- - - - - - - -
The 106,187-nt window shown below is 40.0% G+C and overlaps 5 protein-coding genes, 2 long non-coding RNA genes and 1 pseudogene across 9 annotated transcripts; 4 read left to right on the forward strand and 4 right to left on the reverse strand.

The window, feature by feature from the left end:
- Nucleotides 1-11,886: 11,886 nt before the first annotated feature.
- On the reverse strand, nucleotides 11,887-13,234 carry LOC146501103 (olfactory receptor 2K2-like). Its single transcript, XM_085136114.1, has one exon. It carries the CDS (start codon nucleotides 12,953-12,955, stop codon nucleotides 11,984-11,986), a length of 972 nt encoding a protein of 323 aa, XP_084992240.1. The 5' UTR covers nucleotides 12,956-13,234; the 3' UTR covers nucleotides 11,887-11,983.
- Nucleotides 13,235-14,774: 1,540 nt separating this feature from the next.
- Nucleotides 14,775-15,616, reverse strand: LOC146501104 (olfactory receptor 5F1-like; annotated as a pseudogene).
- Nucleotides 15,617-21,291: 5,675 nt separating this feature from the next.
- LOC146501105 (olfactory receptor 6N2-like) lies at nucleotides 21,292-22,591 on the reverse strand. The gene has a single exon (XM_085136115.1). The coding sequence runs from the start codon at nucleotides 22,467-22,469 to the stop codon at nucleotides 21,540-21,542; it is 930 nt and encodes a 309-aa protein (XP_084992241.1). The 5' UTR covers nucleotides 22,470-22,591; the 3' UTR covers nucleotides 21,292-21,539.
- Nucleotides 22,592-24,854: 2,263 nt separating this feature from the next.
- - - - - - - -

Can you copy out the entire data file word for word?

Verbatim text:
The 106,187-nt window shown below is 40.0% G+C and overlaps 5 protein-coding genes, 2 long non-coding RNA genes and 1 pseudogene across 9 annotated transcripts; 4 read left to right on the forward strand and 4 right to left on the reverse strand.

The window, feature by feature from the left end:
- Nucleotides 1-11,886: 11,886 nt before the first annotated feature.
- On the reverse strand, nucleotides 11,887-13,234 carry LOC146501103 (olfactory receptor 2K2-like). Its single transcript, XM_085136114.1, has one exon. It carries the CDS (start codon nucleotides 12,953-12,955, stop codon nucleotides 11,984-11,986), a length of 972 nt encoding a protein of 323 aa, XP_084992240.1. The 5' UTR covers nucleotides 12,956-13,234; the 3' UTR covers nucleotides 11,887-11,983.
- Nucleotides 13,235-14,774: 1,540 nt separating this feature from the next.
- Nucleotides 14,775-15,616, reverse strand: LOC146501104 (olfactory receptor 5F1-like; annotated as a pseudogene).
- Nucleotides 15,617-21,291: 5,675 nt separating this feature from the next.
- LOC146501105 (olfactory receptor 6N2-like) lies at nucleotides 21,292-22,591 on the reverse strand. The gene has a single exon (XM_085136115.1). The coding sequence runs from the start codon at nucleotides 22,467-22,469 to the stop codon at nucleotides 21,540-21,542; it is 930 nt and encodes a 309-aa protein (XP_084992241.1). The 5' UTR covers nucleotides 22,470-22,591; the 3' UTR covers nucleotides 21,292-21,539.
- Nucleotides 22,592-24,854: 2,263 nt separating this feature from the next.